Monday, November 2, 2020

Anchored in Art: What to Do with Complicated Emotions


Feelings are a natural part of life. We respond to people and events with various feelings or emotions.

A good way to start looking at emotions is to be aware something is stirring inside. Name the emotion, if you can. Then know what to do when an emotion happens.  For example, one day I felt strong anger. I didn’t know what to do with the intensity of my feelings. I grabbed an old magazine and tore out every page. I felt a lot better handling my anger in a constructive way.

But there are days when the emotions are more difficult to understand or name. Making simple, easy art when unnamed stirrings happen can be a helpful way to deal with emotions.

Sometimes Sharon asks me, “Where are you today?’ or “How are you feeling?”  and I don’t know how to reply because I feel empty inside. I may have a feeling, but no name for my awareness. For these days of unknowing, I ask myself, “What color do I feel?”

I have a small set of watercolors, but markers, crayons, chalk pastels, or any other collection of color work too.  I look at the colors. I ask myself, “Which one do I Like?” There may be more than one color that appeals to me on a particular day. When I find a color that feels right, I draw lines, squares, or circles. Then I paint the shapes with the color or colors I choose. Using art can help loosen what is inside. Perhaps a name for the emotion will surface. Repeat as often as necessary.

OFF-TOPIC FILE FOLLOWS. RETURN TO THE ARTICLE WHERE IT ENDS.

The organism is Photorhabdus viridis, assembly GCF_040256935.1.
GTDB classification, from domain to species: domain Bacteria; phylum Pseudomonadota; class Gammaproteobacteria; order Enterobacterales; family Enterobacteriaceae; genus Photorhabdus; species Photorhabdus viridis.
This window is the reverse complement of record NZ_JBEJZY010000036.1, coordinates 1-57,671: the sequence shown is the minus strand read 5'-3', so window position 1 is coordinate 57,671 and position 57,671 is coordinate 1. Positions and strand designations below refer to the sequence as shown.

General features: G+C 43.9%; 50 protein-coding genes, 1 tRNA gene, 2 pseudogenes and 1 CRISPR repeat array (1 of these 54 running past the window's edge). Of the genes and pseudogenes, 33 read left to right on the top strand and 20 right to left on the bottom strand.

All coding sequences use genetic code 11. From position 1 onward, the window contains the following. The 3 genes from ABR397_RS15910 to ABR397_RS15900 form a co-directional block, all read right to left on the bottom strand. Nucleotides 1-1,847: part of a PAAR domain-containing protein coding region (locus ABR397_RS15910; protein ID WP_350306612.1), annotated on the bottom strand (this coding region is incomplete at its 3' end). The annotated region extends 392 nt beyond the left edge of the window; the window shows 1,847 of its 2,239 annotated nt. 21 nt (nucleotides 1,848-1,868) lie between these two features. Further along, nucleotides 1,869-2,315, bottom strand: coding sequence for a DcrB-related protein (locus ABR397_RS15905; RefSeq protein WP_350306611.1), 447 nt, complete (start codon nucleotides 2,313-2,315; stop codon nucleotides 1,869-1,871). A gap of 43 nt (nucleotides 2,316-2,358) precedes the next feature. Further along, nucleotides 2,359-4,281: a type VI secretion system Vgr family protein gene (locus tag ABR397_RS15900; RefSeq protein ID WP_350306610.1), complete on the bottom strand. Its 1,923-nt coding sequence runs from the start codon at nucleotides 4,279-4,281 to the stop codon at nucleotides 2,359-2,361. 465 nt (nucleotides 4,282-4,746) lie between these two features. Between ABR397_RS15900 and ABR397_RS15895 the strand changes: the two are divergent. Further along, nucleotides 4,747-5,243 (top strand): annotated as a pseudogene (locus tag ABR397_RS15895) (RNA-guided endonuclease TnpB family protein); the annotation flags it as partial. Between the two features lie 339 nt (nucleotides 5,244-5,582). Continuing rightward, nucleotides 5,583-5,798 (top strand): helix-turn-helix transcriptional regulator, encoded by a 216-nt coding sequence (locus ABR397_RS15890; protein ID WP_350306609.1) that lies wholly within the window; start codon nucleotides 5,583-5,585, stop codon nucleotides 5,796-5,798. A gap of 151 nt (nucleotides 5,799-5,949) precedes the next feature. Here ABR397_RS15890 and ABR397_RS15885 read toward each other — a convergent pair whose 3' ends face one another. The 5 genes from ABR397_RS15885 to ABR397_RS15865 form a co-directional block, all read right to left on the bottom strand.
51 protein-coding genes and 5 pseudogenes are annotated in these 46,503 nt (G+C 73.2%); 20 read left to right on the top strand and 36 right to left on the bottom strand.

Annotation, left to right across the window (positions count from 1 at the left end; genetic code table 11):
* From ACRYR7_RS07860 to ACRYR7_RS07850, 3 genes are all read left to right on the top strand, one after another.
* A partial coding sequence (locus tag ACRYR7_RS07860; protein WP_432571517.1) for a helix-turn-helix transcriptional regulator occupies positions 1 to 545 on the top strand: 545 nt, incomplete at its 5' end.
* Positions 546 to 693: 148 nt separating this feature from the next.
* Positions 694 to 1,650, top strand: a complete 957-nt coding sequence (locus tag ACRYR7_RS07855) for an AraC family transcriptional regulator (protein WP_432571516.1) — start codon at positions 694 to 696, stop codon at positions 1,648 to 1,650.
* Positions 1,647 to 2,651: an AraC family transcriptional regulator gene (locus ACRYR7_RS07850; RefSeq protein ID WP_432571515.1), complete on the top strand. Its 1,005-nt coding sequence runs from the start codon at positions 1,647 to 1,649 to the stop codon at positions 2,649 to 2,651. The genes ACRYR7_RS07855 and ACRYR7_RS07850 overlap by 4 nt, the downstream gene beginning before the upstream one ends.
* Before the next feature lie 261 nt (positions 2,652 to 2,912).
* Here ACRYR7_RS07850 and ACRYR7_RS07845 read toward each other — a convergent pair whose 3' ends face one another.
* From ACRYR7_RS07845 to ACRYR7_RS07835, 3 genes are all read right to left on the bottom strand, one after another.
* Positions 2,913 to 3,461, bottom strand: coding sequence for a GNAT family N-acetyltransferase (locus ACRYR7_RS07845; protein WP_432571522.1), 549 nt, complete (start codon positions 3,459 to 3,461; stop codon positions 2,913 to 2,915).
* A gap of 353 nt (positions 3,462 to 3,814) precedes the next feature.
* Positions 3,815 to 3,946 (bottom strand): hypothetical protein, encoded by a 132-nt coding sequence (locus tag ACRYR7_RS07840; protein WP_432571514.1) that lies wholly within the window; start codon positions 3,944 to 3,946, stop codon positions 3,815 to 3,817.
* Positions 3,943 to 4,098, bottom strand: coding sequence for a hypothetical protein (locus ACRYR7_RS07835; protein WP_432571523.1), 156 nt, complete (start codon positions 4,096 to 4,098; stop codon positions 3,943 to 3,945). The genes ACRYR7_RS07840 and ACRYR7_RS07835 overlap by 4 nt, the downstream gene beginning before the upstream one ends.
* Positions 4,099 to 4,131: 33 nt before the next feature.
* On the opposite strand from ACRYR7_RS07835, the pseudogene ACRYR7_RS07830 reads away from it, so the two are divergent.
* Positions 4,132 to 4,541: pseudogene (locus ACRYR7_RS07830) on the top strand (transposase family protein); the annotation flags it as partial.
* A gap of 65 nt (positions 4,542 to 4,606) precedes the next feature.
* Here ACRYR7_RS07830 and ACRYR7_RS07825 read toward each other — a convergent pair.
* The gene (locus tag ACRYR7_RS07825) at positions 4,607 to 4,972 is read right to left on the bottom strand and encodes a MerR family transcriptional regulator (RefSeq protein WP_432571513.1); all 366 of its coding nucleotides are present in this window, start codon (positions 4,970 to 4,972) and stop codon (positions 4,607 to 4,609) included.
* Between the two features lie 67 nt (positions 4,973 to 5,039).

Often, I have an unpleasant, uncomfortable, unnamed emotion that lingers. Drawing squares creates a container for my emotion and I gradually experience relief.  The emotion transfers from me and is held by something I make on a piece of paper.  I can look at the squares and say, “I have a picture of what is happening inside, and now that it is outside, I can manage it.”


One day I came to Sharon’s office and told her I was feeling adrift. I felt unanchored, bobbled by waves in the middle of the ocean – no shore in sight, moving at the whim of the water. I told her feeling adrift was uncomfortable and disruptive.

Sharon suggested, “Why don’t you make an emotional vision board. Glue some magazine clippings to a page and illustrate what you want your insides to feel like.”

I had no magazines at the time, but a few old catalogues offered ample pictures. I was drawn to couches covered with blankets, stacked pillows on a chair, kitchen towels arranged side-by-side on a rack and a set of nesting bowls. I arranged the pictures on a large paper leaving a lot of space between each one. My heart needed a lot of space. I filled myself slowly with objects reflecting comfort, light, softness and order, the needs I felt within.

Putting pictures on a piece of paper, helped to “reel me into shore.” I was finally relieved of feeling adrift. I had visible anchors for what I craved in front of me. Hanging the paper in my office was a reminder of what I wanted my insides to feel like.

Making art helps make the inside visible so we can name our emotions and create a sense of order in our lives.  



No comments:

Post a Comment